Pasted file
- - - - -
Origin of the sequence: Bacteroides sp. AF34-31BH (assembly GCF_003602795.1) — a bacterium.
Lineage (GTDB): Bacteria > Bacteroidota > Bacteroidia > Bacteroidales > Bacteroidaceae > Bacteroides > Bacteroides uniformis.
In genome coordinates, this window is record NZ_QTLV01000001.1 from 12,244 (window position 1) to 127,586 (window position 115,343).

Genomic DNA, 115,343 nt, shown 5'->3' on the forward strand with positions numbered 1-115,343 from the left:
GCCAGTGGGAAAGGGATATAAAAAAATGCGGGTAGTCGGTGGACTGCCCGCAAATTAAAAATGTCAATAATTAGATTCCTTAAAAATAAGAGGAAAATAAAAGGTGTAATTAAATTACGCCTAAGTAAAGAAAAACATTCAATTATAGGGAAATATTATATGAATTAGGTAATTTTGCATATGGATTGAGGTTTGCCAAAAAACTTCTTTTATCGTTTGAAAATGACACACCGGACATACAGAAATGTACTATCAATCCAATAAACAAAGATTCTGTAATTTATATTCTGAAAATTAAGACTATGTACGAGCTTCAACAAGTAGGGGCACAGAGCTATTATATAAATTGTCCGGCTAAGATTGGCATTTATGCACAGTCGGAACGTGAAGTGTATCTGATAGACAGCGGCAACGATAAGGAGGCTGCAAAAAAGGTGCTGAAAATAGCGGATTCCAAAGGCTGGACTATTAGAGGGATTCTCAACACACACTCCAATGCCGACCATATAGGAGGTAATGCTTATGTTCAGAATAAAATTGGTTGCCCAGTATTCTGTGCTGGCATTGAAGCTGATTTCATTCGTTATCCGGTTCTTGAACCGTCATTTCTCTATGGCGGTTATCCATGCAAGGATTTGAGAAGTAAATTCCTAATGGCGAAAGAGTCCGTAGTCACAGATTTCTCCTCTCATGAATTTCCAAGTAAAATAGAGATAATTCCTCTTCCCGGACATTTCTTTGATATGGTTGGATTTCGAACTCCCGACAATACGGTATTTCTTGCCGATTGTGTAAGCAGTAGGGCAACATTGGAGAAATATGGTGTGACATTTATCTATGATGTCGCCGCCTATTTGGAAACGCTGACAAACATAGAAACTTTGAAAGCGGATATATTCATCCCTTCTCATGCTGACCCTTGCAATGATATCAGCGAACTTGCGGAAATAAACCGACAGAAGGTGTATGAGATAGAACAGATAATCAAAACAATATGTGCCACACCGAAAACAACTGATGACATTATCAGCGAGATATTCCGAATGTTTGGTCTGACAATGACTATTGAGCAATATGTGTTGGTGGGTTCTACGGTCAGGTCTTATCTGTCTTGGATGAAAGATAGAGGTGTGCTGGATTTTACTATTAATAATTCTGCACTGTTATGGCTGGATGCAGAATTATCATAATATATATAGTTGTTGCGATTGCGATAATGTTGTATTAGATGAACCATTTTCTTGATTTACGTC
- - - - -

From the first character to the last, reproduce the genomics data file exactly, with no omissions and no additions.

Origin of the sequence: Bacteroides sp. AF34-31BH (assembly GCF_003602795.1) — a bacterium.
Lineage (GTDB): Bacteria > Bacteroidota > Bacteroidia > Bacteroidales > Bacteroidaceae > Bacteroides > Bacteroides uniformis.
In genome coordinates, this window is record NZ_QTLV01000001.1 from 12,244 (window position 1) to 127,586 (window position 115,343).

Genomic DNA, 115,343 nt, shown 5'->3' on the forward strand with positions numbered 1-115,343 from the left:
GCCAGTGGGAAAGGGATATAAAAAAATGCGGGTAGTCGGTGGACTGCCCGCAAATTAAAAATGTCAATAATTAGATTCCTTAAAAATAAGAGGAAAATAAAAGGTGTAATTAAATTACGCCTAAGTAAAGAAAAACATTCAATTATAGGGAAATATTATATGAATTAGGTAATTTTGCATATGGATTGAGGTTTGCCAAAAAACTTCTTTTATCGTTTGAAAATGACACACCGGACATACAGAAATGTACTATCAATCCAATAAACAAAGATTCTGTAATTTATATTCTGAAAATTAAGACTATGTACGAGCTTCAACAAGTAGGGGCACAGAGCTATTATATAAATTGTCCGGCTAAGATTGGCATTTATGCACAGTCGGAACGTGAAGTGTATCTGATAGACAGCGGCAACGATAAGGAGGCTGCAAAAAAGGTGCTGAAAATAGCGGATTCCAAAGGCTGGACTATTAGAGGGATTCTCAACACACACTCCAATGCCGACCATATAGGAGGTAATGCTTATGTTCAGAATAAAATTGGTTGCCCAGTATTCTGTGCTGGCATTGAAGCTGATTTCATTCGTTATCCGGTTCTTGAACCGTCATTTCTCTATGGCGGTTATCCATGCAAGGATTTGAGAAGTAAATTCCTAATGGCGAAAGAGTCCGTAGTCACAGATTTCTCCTCTCATGAATTTCCAAGTAAAATAGAGATAATTCCTCTTCCCGGACATTTCTTTGATATGGTTGGATTTCGAACTCCCGACAATACGGTATTTCTTGCCGATTGTGTAAGCAGTAGGGCAACATTGGAGAAATATGGTGTGACATTTATCTATGATGTCGCCGCCTATTTGGAAACGCTGACAAACATAGAAACTTTGAAAGCGGATATATTCATCCCTTCTCATGCTGACCCTTGCAATGATATCAGCGAACTTGCGGAAATAAACCGACAGAAGGTGTATGAGATAGAACAGATAATCAAAACAATATGTGCCACACCGAAAACAACTGATGACATTATCAGCGAGATATTCCGAATGTTTGGTCTGACAATGACTATTGAGCAATATGTGTTGGTGGGTTCTACGGTCAGGTCTTATCTGTCTTGGATGAAAGATAGAGGTGTGCTGGATTTTACTATTAATAATTCTGCACTGTTATGGCTGGATGCAGAATTATCATAATATATATAGTTGTTGCGATTGCGATAATGTTGTATTAGATGAACCATTTTCTTGATTTACGTC